All three campaigns (media, retail, and community partners) emphasized four key messages: (1) Lower your water temperature, hot tap water could burn your child! (2) Make sure your child is safe in the kitchen. (3) Keep hot drinks away from your child. (4) Check your smoke alarms regularly.
A national random digit dial telephone survey was used to gather information on parental knowledge and behavior in relation to scald and burn injury prevention. All three digit prefixes across Canada were identified from published exchanges, and random four digit suffixes were generated using statistical software. The sampling frame of telephone numbers was generated using the Waksberg-Mitofsky approach.6 To improve the response rate, each telephone number was called at least six times, including day time and weekends. A log of the reasons for non-response, for example, business telephone number, fax number, no answer after six attempts, refusal to participate, inability to complete the questionnaire, was maintained.
The study population of interest was parents or guardians of children under 9 years. Exposure to Safe Kids Week 2001 was defined as having “seen, heard, or read anything about scald and burn prevention during the period May 28 to June 3, 2001”. Detailed data from two groups of parents—those “exposed” and those “unexposed” to the national campaign—were collected via telephone interview. The study was approved by the Research Ethics Board at the Hospital for Sick Children.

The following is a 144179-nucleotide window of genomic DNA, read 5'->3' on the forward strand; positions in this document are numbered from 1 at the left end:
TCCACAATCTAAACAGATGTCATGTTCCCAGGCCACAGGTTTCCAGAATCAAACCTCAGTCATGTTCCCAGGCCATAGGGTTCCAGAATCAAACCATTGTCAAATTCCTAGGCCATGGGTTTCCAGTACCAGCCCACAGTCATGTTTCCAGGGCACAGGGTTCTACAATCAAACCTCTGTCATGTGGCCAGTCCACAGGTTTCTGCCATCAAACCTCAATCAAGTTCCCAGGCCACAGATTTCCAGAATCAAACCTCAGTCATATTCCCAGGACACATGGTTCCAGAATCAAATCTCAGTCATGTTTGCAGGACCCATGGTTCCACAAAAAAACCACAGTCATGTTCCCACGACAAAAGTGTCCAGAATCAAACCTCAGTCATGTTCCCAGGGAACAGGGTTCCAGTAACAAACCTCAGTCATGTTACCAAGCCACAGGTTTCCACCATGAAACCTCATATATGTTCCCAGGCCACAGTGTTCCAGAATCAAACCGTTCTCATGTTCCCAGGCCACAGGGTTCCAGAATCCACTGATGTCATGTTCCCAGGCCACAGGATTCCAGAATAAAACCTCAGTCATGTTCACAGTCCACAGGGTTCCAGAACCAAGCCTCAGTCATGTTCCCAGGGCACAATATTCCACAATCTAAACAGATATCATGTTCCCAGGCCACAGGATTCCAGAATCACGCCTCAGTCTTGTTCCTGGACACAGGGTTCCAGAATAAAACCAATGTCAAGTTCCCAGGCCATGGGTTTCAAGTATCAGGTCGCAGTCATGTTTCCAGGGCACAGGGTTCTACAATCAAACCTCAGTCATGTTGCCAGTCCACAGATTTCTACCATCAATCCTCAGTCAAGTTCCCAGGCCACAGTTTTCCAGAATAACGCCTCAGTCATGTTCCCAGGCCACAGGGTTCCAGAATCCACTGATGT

Telephone interviews were conducted between 28 June and 12 July 2001 (3–5 weeks post-campaign) and took an average of 14 minutes to complete. Interviews were conducted by trained interviewers using a standardized questionnaire. The 38 item questionnaire was pilot tested on five parents with children under 9 years of age. The telephone interview assessed parental knowledge and behaviors in relation to scald and burn safety in children. For example, parents unprompted knowledge of the four key messages of the campaign was assessed. In addition, parents were asked if they would support national legislation mandating safe hot water temperatures. With respect to safety behaviors, parents were asked if they had ever tested the temperature of the hot water in the home. Of those who tested the hot water temperature after Safe Kids Week 2001, parents were asked if the temperature testing card had been used, what the water temperature was, and whether the water heater thermostat was lowered subsequent to testing. The prevalence of specific scald safety behaviors in the kitchen were also assessed, and data on smoke alarm ownership and maintenance were collected. Last, sociodemographic data—parent age, sex, education, marital status, family composition, and tenure of dwelling (rent or own) were gathered.